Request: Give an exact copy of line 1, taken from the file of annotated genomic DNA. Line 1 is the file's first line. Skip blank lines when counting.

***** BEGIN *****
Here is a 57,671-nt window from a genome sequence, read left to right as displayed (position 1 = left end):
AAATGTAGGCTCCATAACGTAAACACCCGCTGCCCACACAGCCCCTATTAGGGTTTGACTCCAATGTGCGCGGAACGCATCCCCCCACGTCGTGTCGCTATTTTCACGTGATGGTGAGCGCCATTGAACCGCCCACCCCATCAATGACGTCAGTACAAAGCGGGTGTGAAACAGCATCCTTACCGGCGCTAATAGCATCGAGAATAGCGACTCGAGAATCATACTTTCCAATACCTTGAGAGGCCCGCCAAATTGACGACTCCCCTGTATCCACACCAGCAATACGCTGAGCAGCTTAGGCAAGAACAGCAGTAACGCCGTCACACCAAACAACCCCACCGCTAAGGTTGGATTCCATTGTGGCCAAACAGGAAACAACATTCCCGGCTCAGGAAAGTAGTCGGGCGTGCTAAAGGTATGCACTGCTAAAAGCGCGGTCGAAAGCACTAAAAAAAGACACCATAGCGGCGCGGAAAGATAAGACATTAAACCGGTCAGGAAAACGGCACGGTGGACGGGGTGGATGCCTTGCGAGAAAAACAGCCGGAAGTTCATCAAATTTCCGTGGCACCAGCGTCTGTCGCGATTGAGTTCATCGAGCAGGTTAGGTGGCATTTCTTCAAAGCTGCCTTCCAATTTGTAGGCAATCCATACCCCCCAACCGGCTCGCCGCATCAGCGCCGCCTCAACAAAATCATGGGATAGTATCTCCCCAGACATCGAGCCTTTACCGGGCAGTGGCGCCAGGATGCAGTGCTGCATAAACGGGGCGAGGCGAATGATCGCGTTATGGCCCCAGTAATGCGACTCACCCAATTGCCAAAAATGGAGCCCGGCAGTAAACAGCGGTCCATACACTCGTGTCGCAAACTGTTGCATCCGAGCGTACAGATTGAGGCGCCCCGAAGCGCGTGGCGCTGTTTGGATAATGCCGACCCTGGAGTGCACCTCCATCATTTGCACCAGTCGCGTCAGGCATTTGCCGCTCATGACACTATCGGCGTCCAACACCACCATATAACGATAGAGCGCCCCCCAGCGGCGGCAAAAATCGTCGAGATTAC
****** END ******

Here is a 57,671-nt window from a genome sequence, read left to right as displayed (position 1 = left end):